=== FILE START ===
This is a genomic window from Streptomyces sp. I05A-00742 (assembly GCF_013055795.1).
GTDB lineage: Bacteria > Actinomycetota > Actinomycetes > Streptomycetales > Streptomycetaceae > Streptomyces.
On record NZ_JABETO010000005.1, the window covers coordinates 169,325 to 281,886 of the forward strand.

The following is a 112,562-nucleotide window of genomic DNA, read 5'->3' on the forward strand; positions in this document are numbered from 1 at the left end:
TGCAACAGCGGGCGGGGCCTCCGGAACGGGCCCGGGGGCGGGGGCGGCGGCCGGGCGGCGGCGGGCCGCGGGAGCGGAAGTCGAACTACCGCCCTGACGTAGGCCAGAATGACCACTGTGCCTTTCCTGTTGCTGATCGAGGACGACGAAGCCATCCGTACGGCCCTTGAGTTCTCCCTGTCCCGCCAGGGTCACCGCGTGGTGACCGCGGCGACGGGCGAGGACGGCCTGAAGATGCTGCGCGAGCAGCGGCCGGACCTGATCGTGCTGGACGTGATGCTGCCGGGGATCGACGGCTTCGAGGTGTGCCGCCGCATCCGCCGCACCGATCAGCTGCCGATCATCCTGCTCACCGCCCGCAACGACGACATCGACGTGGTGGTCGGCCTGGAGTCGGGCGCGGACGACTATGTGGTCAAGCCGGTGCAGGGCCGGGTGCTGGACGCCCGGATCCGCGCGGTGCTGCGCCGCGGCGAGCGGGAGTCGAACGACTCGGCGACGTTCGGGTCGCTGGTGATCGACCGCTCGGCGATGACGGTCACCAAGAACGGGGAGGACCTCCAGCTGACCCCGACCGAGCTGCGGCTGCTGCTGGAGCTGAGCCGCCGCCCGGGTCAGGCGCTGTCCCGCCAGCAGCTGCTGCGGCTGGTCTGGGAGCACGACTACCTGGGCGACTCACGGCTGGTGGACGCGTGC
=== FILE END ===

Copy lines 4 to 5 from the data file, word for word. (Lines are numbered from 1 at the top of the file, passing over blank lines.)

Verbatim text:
The following is a 112,562-nucleotide window of genomic DNA, read 5'->3' on the forward strand; positions in this document are numbered from 1 at the left end:
TGCAACAGCGGGCGGGGCCTCCGGAACGGGCCCGGGGGCGGGGGCGGCGGCCGGGCGGCGGCGGGCCGCGGGAGCGGAAGTCGAACTACCGCCCTGACGTAGGCCAGAATGACCACTGTGCCTTTCCTGTTGCTGATCGAGGACGACGAAGCCATCCGTACGGCCCTTGAGTTCTCCCTGTCCCGCCAGGGTCACCGCGTGGTGACCGCGGCGACGGGCGAGGACGGCCTGAAGATGCTGCGCGAGCAGCGGCCGGACCTGATCGTGCTGGACGTGATGCTGCCGGGGATCGACGGCTTCGAGGTGTGCCGCCGCATCCGCCGCACCGATCAGCTGCCGATCATCCTGCTCACCGCCCGCAACGACGACATCGACGTGGTGGTCGGCCTGGAGTCGGGCGCGGACGACTATGTGGTCAAGCCGGTGCAGGGCCGGGTGCTGGACGCCCGGATCCGCGCGGTGCTGCGCCGCGGCGAGCGGGAGTCGAACGACTCGGCGACGTTCGGGTCGCTGGTGATCGACCGCTCGGCGATGACGGTCACCAAGAACGGGGAGGACCTCCAGCTGACCCCGACCGAGCTGCGGCTGCTGCTGGAGCTGAGCCGCCGCCCGGGTCAGGCGCTGTCCCGCCAGCAGCTGCTGCGGCTGGTCTGGGAGCACGACTACCTGGGCGACTCACGGCTGGTGGACGCGTGC